Canon Inc. and Toshiba Corporation announced today that the two companies have agreed to establish a joint venture in October 2004 for the development, production and marketing of next-generation flat-screen SED (Surface-conduction Electron-emitter Display) panels.
The SED, based on a new type of flat-panel display technology, was created through the merging of Canon's proprietary electron-emission and microfabrication technologies with Toshiba's cathode-ray-tube (CRT) technology and mass-production technologies for liquid crystal displays and semiconductors. Like conventional CRT televisions, the SED utilizes the collision of electrons with a phosphor-coated screen to emit light. Electron emitters, which correspond to an electron gun in a CRT television, are distributed in an amount equal to the number of pixels on the display. In addition to high brightness and high definition, the SED delivers exceptional overall image quality—fast video-response performance, high contrast, high gradation levels—and low power consumption.
Canon began research in the field of SED technology in 1986 and, in 1999, began joint development activities with Toshiba with the aim of commercializing an SED product. In light of the progress realized at this stage of the joint development process, Canon and Toshiba, deeming the timing appropriate, agreed upon the establishment of a joint venture. Plans for the new company call for the commercialization of SED panels primarily for large-screen flat-panel televisions, with production scheduled to begin in 2005. Following the initial launch, a mass-production factory will be readied and production volume will be increased.
The flat-panel TV segment is expected to continue displaying growth within the television market. Additionally, the advent of digital Hi-Vision broadcasting and next-generation DVDs, along with digital cameras and video camcorders, is expected to fuel the spread of high-definition, high-quality next-generation content. Amid these developments, Canon and Toshiba aim to firmly establish SED technology as a new type of flat-panel display ideally suited for the display of next-generation high-definition, high-quality images.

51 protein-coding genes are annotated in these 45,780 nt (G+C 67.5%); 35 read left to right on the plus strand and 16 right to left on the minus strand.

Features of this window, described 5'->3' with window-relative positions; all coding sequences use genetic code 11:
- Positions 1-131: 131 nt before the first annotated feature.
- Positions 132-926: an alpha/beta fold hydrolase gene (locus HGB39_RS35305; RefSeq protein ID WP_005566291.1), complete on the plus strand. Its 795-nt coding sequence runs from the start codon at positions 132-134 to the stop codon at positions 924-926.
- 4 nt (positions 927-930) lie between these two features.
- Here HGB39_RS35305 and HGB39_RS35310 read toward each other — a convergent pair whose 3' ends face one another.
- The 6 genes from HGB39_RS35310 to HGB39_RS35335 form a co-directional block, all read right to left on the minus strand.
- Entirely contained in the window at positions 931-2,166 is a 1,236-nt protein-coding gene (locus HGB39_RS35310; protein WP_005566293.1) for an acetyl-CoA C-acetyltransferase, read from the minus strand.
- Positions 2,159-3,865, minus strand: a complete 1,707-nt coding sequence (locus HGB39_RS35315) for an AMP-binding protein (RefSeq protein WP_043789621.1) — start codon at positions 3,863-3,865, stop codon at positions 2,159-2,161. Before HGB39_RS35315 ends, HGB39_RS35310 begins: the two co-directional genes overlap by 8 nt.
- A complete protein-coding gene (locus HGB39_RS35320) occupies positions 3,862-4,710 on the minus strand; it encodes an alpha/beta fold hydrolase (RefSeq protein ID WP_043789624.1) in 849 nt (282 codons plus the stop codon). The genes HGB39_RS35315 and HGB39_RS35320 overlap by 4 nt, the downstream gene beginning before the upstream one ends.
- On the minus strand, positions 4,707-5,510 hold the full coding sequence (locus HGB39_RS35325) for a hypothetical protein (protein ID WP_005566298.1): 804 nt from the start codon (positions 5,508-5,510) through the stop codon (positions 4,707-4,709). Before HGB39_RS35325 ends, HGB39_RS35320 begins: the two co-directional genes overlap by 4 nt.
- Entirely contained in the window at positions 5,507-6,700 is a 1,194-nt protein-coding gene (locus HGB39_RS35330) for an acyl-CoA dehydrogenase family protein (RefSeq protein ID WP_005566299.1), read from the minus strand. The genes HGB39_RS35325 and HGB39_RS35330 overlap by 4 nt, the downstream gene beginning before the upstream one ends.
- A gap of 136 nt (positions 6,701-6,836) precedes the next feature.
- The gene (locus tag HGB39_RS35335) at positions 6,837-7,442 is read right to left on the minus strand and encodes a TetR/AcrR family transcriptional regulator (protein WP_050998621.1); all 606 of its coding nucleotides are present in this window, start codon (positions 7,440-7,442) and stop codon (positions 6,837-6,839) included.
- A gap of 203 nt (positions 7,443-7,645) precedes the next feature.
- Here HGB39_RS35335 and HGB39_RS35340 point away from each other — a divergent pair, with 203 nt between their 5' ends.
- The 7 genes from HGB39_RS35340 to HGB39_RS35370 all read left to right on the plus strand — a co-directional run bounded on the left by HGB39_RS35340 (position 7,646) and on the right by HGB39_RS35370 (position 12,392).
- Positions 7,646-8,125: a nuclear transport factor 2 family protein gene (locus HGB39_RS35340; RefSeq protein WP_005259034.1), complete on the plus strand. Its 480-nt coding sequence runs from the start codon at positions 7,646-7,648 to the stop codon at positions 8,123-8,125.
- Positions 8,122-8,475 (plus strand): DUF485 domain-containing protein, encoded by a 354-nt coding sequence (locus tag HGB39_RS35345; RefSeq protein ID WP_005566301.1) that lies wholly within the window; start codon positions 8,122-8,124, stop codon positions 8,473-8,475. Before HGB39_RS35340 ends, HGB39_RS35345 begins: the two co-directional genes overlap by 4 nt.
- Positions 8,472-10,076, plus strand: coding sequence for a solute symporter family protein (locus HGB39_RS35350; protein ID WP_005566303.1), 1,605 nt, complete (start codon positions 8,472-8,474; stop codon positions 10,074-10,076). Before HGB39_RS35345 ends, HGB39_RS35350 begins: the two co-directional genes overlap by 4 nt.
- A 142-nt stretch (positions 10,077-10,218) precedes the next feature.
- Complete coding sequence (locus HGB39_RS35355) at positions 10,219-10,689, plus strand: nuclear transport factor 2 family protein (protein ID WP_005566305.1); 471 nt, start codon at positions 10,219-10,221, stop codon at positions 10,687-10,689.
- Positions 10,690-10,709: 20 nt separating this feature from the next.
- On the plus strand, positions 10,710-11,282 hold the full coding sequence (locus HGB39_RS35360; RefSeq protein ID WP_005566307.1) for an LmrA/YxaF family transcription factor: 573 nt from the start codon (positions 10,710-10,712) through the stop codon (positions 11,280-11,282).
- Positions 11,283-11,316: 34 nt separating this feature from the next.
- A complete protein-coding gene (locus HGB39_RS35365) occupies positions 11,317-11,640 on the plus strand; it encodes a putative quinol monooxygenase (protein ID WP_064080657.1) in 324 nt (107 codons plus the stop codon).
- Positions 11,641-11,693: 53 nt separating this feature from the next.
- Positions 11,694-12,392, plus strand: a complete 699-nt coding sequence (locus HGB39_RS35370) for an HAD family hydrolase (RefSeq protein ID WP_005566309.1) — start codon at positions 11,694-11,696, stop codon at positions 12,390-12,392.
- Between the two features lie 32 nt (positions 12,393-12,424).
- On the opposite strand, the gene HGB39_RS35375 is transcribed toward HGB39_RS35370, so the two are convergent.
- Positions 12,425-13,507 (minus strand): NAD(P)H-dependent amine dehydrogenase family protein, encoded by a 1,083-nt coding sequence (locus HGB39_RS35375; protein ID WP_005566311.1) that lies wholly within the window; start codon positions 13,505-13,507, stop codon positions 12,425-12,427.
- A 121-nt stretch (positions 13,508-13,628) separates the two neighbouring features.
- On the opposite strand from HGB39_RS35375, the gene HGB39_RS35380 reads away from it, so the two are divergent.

About SED technology
The SED consists of a glass plate mounted with electron emitters and with pixels similar in number to those of a CRT electron gun. Positioned next to it is another glass plate coated with a fluorescent substance. Between the two glass plates is a vacuum. The key here is the extremely narrow slit (several nanometers wide) made from ultrafine-particle film. Application of voltage in this narrow slit creates a tunneling effect that causes the emission of electrons. Some of these electrons are accelerated by the voltage applied between the glass plates and collide with the fluorescent-coated glass plate, causing light to be emitted. Since it is a spontaneous light display similar to a CRT, it maintains levels of brightness and color performance, as well as a wide angle of visibility, also on a par with a CRT. Larger screens can also be produced by simply increasing the number of electron emitters in accordance with the required number of pixels. Unlike CRTs, SEDs do not need electronic-beam deflection. As a result, it is now possible to create wall-mounted large-screen TV displays that are only several centimeters thick.
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